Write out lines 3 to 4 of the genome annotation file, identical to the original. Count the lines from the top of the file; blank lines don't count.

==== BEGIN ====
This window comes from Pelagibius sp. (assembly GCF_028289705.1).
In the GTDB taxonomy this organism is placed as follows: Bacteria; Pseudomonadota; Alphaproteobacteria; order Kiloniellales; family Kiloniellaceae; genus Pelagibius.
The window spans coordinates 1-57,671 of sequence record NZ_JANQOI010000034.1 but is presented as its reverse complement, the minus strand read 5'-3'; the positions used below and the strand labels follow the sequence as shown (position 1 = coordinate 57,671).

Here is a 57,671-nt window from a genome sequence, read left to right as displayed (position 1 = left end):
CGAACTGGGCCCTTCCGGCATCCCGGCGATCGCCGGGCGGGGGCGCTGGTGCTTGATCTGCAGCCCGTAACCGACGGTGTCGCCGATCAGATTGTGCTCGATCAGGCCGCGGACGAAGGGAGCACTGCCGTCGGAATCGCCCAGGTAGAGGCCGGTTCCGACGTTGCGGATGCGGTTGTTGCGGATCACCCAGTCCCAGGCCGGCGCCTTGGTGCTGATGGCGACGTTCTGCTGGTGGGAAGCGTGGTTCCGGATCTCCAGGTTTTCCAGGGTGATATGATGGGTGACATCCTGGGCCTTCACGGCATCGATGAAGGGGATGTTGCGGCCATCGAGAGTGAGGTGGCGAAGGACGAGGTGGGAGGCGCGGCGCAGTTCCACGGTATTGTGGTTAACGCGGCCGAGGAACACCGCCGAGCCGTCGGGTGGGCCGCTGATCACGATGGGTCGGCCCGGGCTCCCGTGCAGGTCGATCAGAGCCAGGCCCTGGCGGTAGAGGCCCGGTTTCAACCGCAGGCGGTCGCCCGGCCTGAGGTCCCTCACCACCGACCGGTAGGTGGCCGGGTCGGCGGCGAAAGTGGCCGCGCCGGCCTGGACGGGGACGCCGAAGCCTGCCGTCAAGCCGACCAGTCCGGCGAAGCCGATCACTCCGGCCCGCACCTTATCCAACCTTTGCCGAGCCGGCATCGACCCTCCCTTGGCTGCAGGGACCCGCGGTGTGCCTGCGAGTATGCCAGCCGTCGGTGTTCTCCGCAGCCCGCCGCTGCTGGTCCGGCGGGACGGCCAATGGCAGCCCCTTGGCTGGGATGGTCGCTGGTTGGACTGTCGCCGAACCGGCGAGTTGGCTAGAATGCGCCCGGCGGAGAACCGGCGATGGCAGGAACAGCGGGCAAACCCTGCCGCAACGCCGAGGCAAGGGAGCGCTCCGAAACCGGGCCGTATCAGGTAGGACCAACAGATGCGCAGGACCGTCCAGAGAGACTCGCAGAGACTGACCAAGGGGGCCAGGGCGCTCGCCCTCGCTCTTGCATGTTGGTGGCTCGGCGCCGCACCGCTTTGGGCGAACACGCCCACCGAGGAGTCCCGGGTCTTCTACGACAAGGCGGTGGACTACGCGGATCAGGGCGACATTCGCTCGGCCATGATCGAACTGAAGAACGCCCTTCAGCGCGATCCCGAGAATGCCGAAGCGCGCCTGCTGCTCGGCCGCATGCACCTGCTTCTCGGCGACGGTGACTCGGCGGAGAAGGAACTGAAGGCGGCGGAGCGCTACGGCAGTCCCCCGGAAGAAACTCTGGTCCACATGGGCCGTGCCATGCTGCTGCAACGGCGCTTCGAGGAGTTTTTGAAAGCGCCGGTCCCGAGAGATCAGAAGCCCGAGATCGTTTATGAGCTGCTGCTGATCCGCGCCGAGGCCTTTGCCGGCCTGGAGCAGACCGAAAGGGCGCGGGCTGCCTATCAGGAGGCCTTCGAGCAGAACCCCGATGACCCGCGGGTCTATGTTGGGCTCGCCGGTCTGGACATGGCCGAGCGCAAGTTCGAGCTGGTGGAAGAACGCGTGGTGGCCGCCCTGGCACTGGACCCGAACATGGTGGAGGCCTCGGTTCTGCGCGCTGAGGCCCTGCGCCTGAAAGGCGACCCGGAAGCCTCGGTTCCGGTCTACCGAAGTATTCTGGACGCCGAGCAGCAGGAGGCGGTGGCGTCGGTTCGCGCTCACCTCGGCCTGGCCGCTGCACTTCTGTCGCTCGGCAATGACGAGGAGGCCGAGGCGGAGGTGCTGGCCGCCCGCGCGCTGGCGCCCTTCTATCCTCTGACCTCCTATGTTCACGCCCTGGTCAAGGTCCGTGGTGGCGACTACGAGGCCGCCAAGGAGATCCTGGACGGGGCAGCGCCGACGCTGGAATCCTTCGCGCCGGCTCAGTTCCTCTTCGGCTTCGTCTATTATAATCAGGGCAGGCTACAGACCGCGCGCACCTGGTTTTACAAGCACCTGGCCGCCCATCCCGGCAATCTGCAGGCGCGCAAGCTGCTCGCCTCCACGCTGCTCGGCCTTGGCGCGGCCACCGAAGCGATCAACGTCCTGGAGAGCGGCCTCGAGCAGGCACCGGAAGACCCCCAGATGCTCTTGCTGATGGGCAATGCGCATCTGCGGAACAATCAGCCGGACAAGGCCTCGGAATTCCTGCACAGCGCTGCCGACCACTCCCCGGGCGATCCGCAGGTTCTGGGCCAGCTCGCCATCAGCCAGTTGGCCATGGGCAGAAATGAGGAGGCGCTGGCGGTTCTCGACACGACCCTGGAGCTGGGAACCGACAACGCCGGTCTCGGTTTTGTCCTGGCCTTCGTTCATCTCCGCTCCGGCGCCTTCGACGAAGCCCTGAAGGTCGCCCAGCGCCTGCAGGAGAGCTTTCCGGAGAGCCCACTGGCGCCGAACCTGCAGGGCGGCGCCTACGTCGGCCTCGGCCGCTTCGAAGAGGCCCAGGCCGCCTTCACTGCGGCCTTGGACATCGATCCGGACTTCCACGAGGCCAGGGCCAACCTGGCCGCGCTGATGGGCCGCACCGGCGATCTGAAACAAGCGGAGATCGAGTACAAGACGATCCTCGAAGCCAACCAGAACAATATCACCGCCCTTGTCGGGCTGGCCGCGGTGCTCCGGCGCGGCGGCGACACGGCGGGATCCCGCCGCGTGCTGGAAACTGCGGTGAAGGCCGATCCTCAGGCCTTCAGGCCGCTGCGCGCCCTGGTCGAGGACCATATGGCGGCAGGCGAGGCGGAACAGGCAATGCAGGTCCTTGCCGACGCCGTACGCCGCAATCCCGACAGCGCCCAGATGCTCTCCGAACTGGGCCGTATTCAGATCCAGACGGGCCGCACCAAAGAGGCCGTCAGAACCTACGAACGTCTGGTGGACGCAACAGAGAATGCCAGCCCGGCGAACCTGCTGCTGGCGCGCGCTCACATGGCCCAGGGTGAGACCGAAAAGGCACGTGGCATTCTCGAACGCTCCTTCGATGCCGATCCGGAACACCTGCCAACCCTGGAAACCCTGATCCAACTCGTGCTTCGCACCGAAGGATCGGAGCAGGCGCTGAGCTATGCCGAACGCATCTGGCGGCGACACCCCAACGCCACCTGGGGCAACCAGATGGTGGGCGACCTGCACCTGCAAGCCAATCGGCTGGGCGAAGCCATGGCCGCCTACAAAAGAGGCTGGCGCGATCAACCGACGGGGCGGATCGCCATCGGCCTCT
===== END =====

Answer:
The window spans coordinates 1-57,671 of sequence record NZ_JANQOI010000034.1 but is presented as its reverse complement, the minus strand read 5'-3'; the positions used below and the strand labels follow the sequence as shown (position 1 = coordinate 57,671).

Here is a 57,671-nt window from a genome sequence, read left to right as displayed (position 1 = left end):